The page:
Graduate School Options Types of Graduate Schools Selecting the Best Program Researching Program Options Financial Support Applying to Graduate School Test Preparation Services Statement of Purpose Requesting
Pre-Law Guide 53 Campus Avenue Lewiston, ME 04240 Phone: 207.786-6232 Fax: 207.786-6126 E-mail: email@example.com Web: www.bates.edu/career.xml 8/2013 BATES COLLEGE CAREER DEVELOPMENT CENTER Pre-Law Guide
Graduate School Reasons to Pursue Graduate School Generally, there are three good reasons to pursue a graduate degree: Your career goal requires an advanced degree You are passionate about a subject and
Getting Into Law School A guide for pre-law students KNOWLEDGE IS INDEED POWER. Students considering or preparing to enter law school can use this guide as a resource before, during and after the admissions
APPLYING TO GRADUATE SCHOOL CAREER PLANNING 206 SISSON HALL SUNY POTSDAM Phone: 315-267-2344 Fax: 315-267-2342 www.potsdam.edu/offices/career Plan For Tomorrow by Visiting Us Today Is Graduate School for
The College Planning Guide A handbook exclusively for the students at Gibault Catholic High School PREPARED BY THE GUIDANCE OFFICE The College Planning Guide Gibault Catholic High School 501 Columbia Ave.
CAMBRIDGE RINDGE AND LATIN SCHOOL Career and College Planning Guidebook A tool to help students and families navigate the confusing and exciting career and college planning process. 2014-2015 CRLS G UIDANCE
College Handbook Guidance Department Dear Cadet and Parents: This College Application Handbook was designed to provide you with a resource to help all of you successfully navigate the college admission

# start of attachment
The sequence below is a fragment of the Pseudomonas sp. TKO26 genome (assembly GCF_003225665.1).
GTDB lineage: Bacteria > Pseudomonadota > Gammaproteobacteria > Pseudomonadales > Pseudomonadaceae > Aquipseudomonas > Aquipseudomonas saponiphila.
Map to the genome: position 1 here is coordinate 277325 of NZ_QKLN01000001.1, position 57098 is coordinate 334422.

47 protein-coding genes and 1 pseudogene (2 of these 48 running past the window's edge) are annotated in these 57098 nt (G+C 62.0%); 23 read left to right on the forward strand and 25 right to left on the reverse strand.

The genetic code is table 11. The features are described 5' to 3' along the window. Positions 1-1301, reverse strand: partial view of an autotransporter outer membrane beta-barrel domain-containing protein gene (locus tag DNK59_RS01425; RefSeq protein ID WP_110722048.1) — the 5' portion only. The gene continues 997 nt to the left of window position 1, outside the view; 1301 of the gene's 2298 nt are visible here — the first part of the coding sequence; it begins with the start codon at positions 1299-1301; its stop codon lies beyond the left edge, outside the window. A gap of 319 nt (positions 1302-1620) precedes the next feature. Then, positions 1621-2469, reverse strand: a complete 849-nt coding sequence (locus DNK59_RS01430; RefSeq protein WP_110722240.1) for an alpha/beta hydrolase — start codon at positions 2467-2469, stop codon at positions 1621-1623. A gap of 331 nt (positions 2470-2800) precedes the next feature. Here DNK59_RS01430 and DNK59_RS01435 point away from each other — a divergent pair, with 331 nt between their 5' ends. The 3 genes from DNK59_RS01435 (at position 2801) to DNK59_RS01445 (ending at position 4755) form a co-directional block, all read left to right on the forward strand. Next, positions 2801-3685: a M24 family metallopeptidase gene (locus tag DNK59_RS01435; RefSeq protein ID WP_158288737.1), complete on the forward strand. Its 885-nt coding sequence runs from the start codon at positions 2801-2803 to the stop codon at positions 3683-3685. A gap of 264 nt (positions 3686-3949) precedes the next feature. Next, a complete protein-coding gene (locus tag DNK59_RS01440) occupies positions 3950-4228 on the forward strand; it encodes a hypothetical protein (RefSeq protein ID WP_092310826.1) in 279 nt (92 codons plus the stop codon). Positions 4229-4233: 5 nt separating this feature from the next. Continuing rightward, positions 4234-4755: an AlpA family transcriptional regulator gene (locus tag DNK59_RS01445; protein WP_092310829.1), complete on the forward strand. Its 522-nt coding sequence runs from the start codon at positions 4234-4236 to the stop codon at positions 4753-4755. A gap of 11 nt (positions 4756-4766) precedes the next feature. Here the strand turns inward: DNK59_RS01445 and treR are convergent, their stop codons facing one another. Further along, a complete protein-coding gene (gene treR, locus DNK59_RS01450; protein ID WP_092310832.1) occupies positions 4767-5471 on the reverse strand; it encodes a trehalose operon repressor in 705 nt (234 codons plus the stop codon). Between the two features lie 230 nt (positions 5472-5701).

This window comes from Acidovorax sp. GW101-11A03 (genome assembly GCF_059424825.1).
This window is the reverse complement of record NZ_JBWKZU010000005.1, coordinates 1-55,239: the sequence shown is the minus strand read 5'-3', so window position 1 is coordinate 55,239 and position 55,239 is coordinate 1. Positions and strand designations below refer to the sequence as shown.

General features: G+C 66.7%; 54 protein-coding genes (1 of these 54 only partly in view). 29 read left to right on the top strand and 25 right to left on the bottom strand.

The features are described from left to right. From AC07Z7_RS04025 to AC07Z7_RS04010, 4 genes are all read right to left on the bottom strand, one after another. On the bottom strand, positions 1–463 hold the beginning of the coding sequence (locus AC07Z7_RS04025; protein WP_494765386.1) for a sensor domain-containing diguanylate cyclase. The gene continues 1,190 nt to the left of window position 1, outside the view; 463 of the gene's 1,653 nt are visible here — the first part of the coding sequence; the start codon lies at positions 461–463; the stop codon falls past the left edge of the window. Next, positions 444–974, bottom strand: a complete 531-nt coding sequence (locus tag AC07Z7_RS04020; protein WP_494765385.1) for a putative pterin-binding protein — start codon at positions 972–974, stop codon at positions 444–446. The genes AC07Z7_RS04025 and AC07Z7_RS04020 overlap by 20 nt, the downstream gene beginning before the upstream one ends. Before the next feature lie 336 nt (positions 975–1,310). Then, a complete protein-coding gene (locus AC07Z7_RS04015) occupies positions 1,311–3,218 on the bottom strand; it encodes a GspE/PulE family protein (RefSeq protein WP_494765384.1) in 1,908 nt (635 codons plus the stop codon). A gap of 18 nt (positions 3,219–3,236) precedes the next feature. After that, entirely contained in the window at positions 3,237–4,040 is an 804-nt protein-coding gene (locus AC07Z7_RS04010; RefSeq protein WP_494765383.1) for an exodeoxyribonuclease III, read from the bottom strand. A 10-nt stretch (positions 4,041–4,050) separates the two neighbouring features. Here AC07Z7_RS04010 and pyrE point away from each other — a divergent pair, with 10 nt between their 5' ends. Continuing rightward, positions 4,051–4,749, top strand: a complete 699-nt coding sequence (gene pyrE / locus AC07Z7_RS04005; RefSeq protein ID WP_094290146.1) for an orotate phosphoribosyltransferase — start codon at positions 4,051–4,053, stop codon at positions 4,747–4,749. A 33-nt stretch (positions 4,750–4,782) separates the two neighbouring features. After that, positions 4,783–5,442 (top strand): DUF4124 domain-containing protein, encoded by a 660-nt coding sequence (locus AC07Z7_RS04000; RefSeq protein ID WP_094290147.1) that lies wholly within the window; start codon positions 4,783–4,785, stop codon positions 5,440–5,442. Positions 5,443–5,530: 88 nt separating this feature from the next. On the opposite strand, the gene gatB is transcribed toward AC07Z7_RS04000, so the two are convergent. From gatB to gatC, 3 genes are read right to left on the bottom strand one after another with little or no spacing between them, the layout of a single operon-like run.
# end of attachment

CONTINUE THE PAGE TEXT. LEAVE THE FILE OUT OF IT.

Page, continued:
College-Bound Workbook Leslie Emerson, Program Director Some information prepared by: The Post Graduate Center Cherry Creek High School, Durango High School & Glenwood Springs High School College Bound
Guide to the College Admission Process www.nacacnet.org Published in 1979. Revised in 1984, 1989, 1993, 1994, 1998, 2000, 2002, 2003, 2007, 2009, and 2011. Copyright 2011, NACAC. Additional copies of Guide
1 Hello, and welcome to the University of Utah webshop on getting into graduate school. We hope that you will come away with both insights into the decision process that goes into and the process of getting
Undergraduate students assist faculty members in a program of research What would I do as a research assistant? Administer research sessions with student participants Score /code the collected data and
The Associated Colleges of the Midwest present The Planner The Planner An official publication of the Associated Beloit College, Beloit, Wisconsin Carleton College, Northfield, Minnesota Coe College, Cedar
Clinical Psychology Doctoral Program (Psy.D) Applicant Guide for Admission The Clinical Psychology Doctoral Program at LIU Post is a practitioner-scholar training program that offers both cognitive behavioral